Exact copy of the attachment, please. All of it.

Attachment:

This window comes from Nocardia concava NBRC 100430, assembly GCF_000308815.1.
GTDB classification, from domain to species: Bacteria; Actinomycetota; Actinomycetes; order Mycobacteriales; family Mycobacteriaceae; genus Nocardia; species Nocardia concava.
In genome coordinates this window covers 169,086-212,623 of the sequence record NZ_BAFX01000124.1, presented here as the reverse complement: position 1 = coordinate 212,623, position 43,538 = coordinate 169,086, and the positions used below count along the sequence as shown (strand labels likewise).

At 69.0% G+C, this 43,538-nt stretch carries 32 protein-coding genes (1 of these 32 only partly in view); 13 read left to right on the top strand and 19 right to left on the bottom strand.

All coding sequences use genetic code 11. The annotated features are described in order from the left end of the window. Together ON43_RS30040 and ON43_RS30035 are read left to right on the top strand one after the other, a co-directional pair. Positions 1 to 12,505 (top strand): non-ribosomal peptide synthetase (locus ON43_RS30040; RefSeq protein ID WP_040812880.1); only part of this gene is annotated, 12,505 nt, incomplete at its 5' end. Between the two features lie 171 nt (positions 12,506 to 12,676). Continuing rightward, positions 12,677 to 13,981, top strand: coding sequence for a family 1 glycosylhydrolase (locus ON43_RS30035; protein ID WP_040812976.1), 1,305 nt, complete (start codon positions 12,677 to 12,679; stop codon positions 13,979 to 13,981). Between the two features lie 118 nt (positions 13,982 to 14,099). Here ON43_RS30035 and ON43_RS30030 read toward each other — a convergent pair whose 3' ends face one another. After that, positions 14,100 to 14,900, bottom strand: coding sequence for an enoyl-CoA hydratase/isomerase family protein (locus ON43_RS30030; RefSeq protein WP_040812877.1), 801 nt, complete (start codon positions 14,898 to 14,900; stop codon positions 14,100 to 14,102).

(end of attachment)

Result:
This window comes from Nocardia concava NBRC 100430, assembly GCF_000308815.1.
GTDB classification, from domain to species: Bacteria; Actinomycetota; Actinomycetes; order Mycobacteriales; family Mycobacteriaceae; genus Nocardia; species Nocardia concava.
In genome coordinates this window covers 169,086-212,623 of the sequence record NZ_BAFX01000124.1, presented here as the reverse complement: position 1 = coordinate 212,623, position 43,538 = coordinate 169,086, and the positions used below count along the sequence as shown (strand labels likewise).

At 69.0% G+C, this 43,538-nt stretch carries 32 protein-coding genes (1 of these 32 only partly in view); 13 read left to right on the top strand and 19 right to left on the bottom strand.

All coding sequences use genetic code 11. The annotated features are described in order from the left end of the window. Together ON43_RS30040 and ON43_RS30035 are read left to right on the top strand one after the other, a co-directional pair. Positions 1 to 12,505 (top strand): non-ribosomal peptide synthetase (locus ON43_RS30040; RefSeq protein ID WP_040812880.1); only part of this gene is annotated, 12,505 nt, incomplete at its 5' end. Between the two features lie 171 nt (positions 12,506 to 12,676). Continuing rightward, positions 12,677 to 13,981, top strand: coding sequence for a family 1 glycosylhydrolase (locus ON43_RS30035; protein ID WP_040812976.1), 1,305 nt, complete (start codon positions 12,677 to 12,679; stop codon positions 13,979 to 13,981). Between the two features lie 118 nt (positions 13,982 to 14,099). Here ON43_RS30035 and ON43_RS30030 read toward each other — a convergent pair whose 3' ends face one another. After that, positions 14,100 to 14,900, bottom strand: coding sequence for an enoyl-CoA hydratase/isomerase family protein (locus ON43_RS30030; RefSeq protein WP_040812877.1), 801 nt, complete (start codon positions 14,898 to 14,900; stop codon positions 14,100 to 14,102).